ITEM: Ride-sharing service Uber Technologies has taken two major steps in the artificial intelligence space by creating an AI research lab and buying an AI research startup to work in it.
In a blog post, Uber’s chief product officer Jeff Holden announced the creation of Uber AI Labs, a new division of Uber that will be dedicated to cutting-edge research in artificial intelligence and machine learning. Holden also announced that the company purchased AI research startup Geometric Intelligence, whose 15 members will form the initial core of the AI Labs team.
Holden said Uber’s interest in AI has to do with “negotiating the real world” in various ways, from determining an optimal route to computing when an Uber car or UberEATS order will arrive to matching riders for uberPOOL.
However, Uber is also very interested in self-driving cars (to include flying ones), and sees AI as a key component of enabling the driverless vehicles that will serve Uber’s various services. By perhaps no coincidence, the self-driving car sector is where Uber is going to see heavy competition as car manufacturers announce plans to add ride-sharing services to their autonomous-car service portfolios.
From the blog post:
In spite of notable wins with machine learning in recent years, we are still very much in the early innings of machine intelligence. The formation of Uber AI Labs, to be directed by Geometric’s Founding CEO Gary Marcus, represents Uber’s commitment to advancing the state of the art, driven by our vision that moving people and things in the physical world can be radically faster, safer and accessible to all.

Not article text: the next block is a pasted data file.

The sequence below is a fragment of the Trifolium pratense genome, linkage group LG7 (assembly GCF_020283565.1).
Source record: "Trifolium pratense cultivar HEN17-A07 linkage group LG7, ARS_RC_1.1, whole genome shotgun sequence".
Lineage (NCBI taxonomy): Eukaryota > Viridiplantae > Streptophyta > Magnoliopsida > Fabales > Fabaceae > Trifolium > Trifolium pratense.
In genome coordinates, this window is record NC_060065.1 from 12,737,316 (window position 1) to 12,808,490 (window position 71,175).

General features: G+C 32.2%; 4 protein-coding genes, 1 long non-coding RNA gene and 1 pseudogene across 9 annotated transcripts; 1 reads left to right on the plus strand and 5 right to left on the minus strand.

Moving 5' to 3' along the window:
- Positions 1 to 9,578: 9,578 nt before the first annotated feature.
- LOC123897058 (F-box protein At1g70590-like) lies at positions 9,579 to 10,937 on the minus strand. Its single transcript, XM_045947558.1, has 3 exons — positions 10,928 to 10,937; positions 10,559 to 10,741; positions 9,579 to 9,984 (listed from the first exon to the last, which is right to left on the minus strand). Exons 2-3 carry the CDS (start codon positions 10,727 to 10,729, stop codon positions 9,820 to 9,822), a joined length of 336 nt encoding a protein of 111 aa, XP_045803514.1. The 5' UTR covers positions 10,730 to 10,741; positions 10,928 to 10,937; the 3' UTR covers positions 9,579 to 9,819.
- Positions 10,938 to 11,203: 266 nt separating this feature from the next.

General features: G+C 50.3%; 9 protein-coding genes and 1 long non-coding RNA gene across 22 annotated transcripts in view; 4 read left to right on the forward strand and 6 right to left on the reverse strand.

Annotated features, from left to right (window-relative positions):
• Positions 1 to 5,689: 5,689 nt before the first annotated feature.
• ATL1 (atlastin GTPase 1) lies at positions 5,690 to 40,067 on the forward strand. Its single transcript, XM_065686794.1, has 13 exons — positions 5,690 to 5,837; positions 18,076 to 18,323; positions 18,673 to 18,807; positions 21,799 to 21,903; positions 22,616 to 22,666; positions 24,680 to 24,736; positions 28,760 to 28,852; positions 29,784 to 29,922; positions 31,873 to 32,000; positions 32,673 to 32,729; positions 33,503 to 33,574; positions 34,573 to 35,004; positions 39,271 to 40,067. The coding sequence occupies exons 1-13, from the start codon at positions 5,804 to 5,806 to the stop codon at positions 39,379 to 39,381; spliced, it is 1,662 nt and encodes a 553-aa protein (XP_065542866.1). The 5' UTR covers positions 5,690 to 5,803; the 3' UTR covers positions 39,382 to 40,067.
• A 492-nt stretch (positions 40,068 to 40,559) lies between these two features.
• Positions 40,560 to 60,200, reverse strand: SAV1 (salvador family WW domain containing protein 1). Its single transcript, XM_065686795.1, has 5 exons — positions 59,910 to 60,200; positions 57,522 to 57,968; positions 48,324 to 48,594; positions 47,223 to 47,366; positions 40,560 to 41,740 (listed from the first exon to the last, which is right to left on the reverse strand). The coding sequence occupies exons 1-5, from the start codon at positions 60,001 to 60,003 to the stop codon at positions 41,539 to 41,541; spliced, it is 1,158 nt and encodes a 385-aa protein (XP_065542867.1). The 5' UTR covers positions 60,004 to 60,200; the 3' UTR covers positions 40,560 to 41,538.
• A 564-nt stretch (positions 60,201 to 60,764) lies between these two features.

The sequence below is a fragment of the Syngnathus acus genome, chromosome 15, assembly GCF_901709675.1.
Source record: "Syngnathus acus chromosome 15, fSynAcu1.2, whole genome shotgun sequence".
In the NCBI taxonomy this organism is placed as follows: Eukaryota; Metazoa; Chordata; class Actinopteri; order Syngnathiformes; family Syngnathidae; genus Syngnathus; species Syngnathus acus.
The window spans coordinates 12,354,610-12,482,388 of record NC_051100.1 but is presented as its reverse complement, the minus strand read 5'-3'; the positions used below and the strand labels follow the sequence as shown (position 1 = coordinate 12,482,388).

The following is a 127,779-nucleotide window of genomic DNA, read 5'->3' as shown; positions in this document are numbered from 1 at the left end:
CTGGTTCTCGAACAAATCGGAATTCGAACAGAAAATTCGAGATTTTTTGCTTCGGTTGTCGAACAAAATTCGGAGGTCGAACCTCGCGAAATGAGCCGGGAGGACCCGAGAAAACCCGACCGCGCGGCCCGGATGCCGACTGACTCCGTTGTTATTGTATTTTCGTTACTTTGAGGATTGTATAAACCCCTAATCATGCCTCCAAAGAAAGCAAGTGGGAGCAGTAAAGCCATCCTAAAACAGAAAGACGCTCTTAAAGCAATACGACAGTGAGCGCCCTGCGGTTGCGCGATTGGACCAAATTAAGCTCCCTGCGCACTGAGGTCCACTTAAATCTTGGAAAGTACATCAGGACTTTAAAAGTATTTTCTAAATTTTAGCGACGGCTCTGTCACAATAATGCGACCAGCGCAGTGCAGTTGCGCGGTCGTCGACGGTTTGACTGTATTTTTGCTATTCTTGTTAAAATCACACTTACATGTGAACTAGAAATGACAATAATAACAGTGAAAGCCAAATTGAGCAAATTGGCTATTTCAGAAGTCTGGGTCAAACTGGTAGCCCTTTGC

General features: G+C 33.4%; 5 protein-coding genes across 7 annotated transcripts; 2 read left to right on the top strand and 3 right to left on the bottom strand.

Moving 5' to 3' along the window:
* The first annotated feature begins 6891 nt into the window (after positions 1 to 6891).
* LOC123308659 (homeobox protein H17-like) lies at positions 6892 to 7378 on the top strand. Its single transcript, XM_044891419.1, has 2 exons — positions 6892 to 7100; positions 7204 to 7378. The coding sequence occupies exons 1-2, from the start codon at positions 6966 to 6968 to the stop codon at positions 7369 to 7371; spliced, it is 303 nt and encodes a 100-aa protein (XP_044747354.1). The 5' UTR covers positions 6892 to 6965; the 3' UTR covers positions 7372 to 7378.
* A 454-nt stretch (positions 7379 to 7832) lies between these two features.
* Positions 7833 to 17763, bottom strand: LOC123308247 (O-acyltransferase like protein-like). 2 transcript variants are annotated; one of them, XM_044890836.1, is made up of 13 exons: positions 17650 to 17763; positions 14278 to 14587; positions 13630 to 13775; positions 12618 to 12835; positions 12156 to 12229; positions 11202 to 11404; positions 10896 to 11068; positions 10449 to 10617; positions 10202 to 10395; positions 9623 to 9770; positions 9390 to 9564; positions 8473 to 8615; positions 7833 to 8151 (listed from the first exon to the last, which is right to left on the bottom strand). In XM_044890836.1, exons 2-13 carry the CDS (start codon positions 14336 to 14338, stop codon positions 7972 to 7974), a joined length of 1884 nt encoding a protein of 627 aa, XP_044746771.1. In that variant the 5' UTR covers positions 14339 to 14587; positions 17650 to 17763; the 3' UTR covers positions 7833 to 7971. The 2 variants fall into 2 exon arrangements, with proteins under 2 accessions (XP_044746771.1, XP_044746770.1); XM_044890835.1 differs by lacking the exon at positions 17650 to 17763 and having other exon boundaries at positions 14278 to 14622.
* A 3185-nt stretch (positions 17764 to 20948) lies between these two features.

Marcus is a pretty big name in the AI research field, and his team will focus on challenges that existing systems can’t solve, reports Technology Review:
“We’re especially interested in the edge cases—in what happens if the lighting is different, or it’s a vehicle you haven’t seen before,” he says. “We’re going to be working a lot on those problems.”
Marcus hasn’t revealed many details about what Geometric Intelligence has been developing, and the company hasn’t published any of its work. But among other things, his team has been working on a form of deep learning that requires less data (see “Algorithms That Learn with Less Data Could Expand AI’s Power”). He says such approaches could prove useful to both Uber’s current business and its long-term research objectives. “There are always going to be cases where you don’t have enough data. You might have enough information to predict what happens at nine in the morning, but what happens at 2 a.m. and there’s less data?” Marcus says. “And [in automated driving] there’s not so much data when you get into the edge cases.”
While Uber is sure to benefit from having direct access to leading-edge AI research, it won’t be alone, Karl Iagnemma, founder and CEO of nuTonomy, which is testing self-driving taxis in Singapore and the US, told Technology Review:
“It’s very much an arms race,” he adds. “If your competitors are doing it, even if you’re unsure of the likelihood that fundamental research will lead to significant impact on your product, you can’t afford not to compete.”